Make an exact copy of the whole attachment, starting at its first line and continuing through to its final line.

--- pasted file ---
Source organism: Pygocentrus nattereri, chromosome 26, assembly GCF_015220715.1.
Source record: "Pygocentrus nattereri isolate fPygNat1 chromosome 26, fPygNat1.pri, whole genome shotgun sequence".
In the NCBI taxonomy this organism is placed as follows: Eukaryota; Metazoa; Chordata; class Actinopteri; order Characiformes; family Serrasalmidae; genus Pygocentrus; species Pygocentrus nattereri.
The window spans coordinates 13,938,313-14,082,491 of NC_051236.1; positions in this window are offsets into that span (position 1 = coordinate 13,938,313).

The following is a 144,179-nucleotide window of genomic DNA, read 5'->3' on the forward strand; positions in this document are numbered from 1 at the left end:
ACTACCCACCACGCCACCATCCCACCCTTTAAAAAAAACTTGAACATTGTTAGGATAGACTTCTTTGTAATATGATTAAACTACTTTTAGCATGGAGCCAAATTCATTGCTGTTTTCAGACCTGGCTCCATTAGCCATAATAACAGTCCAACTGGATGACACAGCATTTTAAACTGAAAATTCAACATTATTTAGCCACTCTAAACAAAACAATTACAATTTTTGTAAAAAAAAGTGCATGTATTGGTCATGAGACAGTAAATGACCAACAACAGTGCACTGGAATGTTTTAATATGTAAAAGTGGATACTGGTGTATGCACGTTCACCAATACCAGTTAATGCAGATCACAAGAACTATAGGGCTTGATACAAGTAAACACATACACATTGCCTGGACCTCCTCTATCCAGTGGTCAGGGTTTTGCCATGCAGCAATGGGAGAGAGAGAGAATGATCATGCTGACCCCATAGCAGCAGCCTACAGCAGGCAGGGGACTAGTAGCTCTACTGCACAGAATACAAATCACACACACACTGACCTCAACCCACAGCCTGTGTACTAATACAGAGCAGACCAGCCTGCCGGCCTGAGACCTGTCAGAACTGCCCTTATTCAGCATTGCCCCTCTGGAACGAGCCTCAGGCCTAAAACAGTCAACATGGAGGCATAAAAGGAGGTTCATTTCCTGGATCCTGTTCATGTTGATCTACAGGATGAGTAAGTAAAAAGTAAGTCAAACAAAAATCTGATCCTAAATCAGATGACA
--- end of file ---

Source organism: Pygocentrus nattereri, chromosome 26, assembly GCF_015220715.1.
Source record: "Pygocentrus nattereri isolate fPygNat1 chromosome 26, fPygNat1.pri, whole genome shotgun sequence".
In the NCBI taxonomy this organism is placed as follows: Eukaryota; Metazoa; Chordata; class Actinopteri; order Characiformes; family Serrasalmidae; genus Pygocentrus; species Pygocentrus nattereri.
The window spans coordinates 13,938,313-14,082,491 of NC_051236.1; positions in this window are offsets into that span (position 1 = coordinate 13,938,313).

The following is a 144,179-nucleotide window of genomic DNA, read 5'->3' on the forward strand; positions in this document are numbered from 1 at the left end:
ACTACCCACCACGCCACCATCCCACCCTTTAAAAAAAACTTGAACATTGTTAGGATAGACTTCTTTGTAATATGATTAAACTACTTTTAGCATGGAGCCAAATTCATTGCTGTTTTCAGACCTGGCTCCATTAGCCATAATAACAGTCCAACTGGATGACACAGCATTTTAAACTGAAAATTCAACATTATTTAGCCACTCTAAACAAAACAATTACAATTTTTGTAAAAAAAAGTGCATGTATTGGTCATGAGACAGTAAATGACCAACAACAGTGCACTGGAATGTTTTAATATGTAAAAGTGGATACTGGTGTATGCACGTTCACCAATACCAGTTAATGCAGATCACAAGAACTATAGGGCTTGATACAAGTAAACACATACACATTGCCTGGACCTCCTCTATCCAGTGGTCAGGGTTTTGCCATGCAGCAATGGGAGAGAGAGAGAATGATCATGCTGACCCCATAGCAGCAGCCTACAGCAGGCAGGGGACTAGTAGCTCTACTGCACAGAATACAAATCACACACACACTGACCTCAACCCACAGCCTGTGTACTAATACAGAGCAGACCAGCCTGCCGGCCTGAGACCTGTCAGAACTGCCCTTATTCAGCATTGCCCCTCTGGAACGAGCCTCAGGCCTAAAACAGTCAACATGGAGGCATAAAAGGAGGTTCATTTCCTGGATCCTGTTCATGTTGATCTACAGGATGAGTAAGTAAAAAGTAAGTCAAACAAAAATCTGATCCTAAATCAGATGACA